username: User -> one String password: User -> one Password dateJoined: User -> one Date
concept: chirp (aka post)
author: Post -> one User dateCreated: Post -> one Date content: Post -> one Content dateModified: Post -> one Date
concept: chirper (aka friend)
user: Friend -> one User friends: Friend -> set User
concept: nests (aka circles)
name: Nest -> one Name creator: Nest -> one User members: Nest -> set User posts: Nest -> set Item
concept: group times
creator: Time -> one User group: Time -> one Object startTime: Time -> one Hour endTime: Time -> one Hour
User Post Friend Nest[Post.Post] Times[Nest.Nest]
One of the tradeoffs I struggled with was either implementing a lot of middleware, but exposing more endpoints with my collections, or creating a code base robust enough to handle some common errors and exposing less endpoints with my collections. I ended up choosing the later, since I decided to focus on making my endpoints only expose the most necessary functionality needed to fully implement my operating principles. For example, I prevent users from being able to
GET all freets, all users, all times, and all nests. Instead, I check that a user trying to get all of a creator’s nests can only be the creator themselves (i.e. only the creator of the nests can see all of their nests). I also struggled where to place which middleware, like checking that the creator of a nest is a valid user. To prioritize modularity, I placed any user checks in the user middleware, nest checks in the nest middleware, and so forth.
In addition, in terms on implementation, I realized there was some tension between my code modularity and actual synchronizations. For example, I debated whether to sync the deletion of users and posts to my nests and friends. I decided to make a cohesive app, it was important for me to sync the deletion and also sync creations: when a user is created, a friend object to the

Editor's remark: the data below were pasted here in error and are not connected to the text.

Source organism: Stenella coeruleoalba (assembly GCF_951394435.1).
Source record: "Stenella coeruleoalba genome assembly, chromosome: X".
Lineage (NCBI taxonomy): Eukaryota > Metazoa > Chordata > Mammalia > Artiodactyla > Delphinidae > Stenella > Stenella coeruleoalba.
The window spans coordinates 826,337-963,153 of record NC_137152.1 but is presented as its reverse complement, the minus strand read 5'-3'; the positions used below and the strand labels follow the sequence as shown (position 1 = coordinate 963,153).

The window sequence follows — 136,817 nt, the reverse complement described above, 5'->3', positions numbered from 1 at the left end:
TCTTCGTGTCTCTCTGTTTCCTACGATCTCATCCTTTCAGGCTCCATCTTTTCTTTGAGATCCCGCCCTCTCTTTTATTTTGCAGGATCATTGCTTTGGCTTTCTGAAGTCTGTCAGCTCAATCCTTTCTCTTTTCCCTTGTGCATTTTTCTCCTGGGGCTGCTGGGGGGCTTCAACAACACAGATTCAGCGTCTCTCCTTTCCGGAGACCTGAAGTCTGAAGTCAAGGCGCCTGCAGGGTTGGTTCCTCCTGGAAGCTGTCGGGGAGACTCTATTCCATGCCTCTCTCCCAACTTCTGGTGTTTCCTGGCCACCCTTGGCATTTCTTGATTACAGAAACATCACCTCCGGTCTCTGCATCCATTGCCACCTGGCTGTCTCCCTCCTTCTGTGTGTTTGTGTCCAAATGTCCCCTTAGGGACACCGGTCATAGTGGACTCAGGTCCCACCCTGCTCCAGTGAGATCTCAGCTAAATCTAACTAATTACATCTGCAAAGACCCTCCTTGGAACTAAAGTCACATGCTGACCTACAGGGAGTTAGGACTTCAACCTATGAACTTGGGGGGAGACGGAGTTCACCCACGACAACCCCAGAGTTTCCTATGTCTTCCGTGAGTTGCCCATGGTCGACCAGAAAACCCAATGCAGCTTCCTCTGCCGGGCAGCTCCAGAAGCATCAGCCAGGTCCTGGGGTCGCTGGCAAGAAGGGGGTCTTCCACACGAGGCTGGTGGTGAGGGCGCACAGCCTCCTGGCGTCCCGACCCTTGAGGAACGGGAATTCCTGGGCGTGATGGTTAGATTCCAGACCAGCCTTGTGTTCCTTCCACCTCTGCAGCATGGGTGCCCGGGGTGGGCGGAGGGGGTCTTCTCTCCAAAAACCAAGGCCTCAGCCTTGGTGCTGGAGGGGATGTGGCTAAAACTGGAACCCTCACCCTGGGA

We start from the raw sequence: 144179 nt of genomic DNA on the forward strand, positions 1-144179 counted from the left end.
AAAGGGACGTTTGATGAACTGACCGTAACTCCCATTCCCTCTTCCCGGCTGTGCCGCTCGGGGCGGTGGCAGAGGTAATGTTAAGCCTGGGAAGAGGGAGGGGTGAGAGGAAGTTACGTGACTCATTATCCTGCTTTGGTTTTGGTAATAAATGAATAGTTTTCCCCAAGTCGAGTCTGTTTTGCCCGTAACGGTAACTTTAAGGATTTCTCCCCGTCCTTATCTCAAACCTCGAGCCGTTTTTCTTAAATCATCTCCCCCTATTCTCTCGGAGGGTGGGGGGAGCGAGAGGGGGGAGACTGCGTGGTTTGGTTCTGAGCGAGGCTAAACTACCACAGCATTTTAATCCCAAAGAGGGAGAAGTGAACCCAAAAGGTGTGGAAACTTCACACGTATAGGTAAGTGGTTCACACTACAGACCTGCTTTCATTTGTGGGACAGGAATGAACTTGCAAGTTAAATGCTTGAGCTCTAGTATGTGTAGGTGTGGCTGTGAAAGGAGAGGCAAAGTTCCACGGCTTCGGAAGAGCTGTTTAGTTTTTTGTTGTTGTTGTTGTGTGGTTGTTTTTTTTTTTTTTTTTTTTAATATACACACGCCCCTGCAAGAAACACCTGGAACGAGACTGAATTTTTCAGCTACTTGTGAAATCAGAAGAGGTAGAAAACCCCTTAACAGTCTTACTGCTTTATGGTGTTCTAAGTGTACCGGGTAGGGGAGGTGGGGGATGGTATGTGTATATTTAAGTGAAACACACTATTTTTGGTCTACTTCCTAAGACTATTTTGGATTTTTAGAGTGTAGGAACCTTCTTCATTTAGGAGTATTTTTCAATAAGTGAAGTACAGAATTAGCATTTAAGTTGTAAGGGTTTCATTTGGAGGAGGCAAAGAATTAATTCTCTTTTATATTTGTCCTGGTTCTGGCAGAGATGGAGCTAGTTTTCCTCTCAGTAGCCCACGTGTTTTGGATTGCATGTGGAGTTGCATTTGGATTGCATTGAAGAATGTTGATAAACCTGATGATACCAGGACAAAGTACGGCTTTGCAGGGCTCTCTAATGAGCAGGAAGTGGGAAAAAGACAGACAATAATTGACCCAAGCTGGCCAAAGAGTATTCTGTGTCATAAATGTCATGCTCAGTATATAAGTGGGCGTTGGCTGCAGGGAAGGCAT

FriendCollection is also immediately made. These synchronizations are also an example of how, rather than exposing the
POST endpoints to users, I created a code base that would automatically handle creation/deletion to prevent duplicates, input errors, malicious attacks, etc.
In terms of my routes, specifically for friends, I had to decide what routes make the most sense in terms of RESTful design. I ended up choosing to create
DELETE routes to represent adding and removing a friend, but technically, in my implementation, these are just updates to a user’s friend object.
Lastly, some of the tradeoffs I noticed while working on were deciding what to delegate what concepts to actually implement in my backend versus what concepts to delegate to my frontend. I ended up deciding not to implement my profile, feed, or filtering concepts since they can represented as the data from calls to the endpoints of user, nest, post, times, and friend.